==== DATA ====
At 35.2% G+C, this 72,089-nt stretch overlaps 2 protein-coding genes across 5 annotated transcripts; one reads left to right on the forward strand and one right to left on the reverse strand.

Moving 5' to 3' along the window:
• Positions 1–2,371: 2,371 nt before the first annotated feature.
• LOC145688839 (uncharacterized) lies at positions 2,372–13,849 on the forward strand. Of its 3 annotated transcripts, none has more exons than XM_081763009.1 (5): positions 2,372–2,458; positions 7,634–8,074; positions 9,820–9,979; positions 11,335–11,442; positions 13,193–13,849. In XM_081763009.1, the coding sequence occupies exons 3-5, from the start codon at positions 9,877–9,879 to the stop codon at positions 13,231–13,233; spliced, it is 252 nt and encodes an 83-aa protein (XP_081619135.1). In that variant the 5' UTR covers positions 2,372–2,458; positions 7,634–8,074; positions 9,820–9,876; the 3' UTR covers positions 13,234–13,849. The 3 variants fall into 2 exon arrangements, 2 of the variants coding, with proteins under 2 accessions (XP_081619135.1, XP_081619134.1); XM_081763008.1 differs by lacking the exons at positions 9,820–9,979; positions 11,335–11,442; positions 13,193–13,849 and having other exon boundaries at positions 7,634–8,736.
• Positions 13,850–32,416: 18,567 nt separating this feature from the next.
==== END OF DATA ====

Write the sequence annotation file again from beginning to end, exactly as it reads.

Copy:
At 35.2% G+C, this 72,089-nt stretch overlaps 2 protein-coding genes across 5 annotated transcripts; one reads left to right on the forward strand and one right to left on the reverse strand.

Moving 5' to 3' along the window:
• Positions 1–2,371: 2,371 nt before the first annotated feature.
• LOC145688839 (uncharacterized) lies at positions 2,372–13,849 on the forward strand. Of its 3 annotated transcripts, none has more exons than XM_081763009.1 (5): positions 2,372–2,458; positions 7,634–8,074; positions 9,820–9,979; positions 11,335–11,442; positions 13,193–13,849. In XM_081763009.1, the coding sequence occupies exons 3-5, from the start codon at positions 9,877–9,879 to the stop codon at positions 13,231–13,233; spliced, it is 252 nt and encodes an 83-aa protein (XP_081619135.1). In that variant the 5' UTR covers positions 2,372–2,458; positions 7,634–8,074; positions 9,820–9,876; the 3' UTR covers positions 13,234–13,849. The 3 variants fall into 2 exon arrangements, 2 of the variants coding, with proteins under 2 accessions (XP_081619135.1, XP_081619134.1); XM_081763008.1 differs by lacking the exons at positions 9,820–9,979; positions 11,335–11,442; positions 13,193–13,849 and having other exon boundaries at positions 7,634–8,736.
• Positions 13,850–32,416: 18,567 nt separating this feature from the next.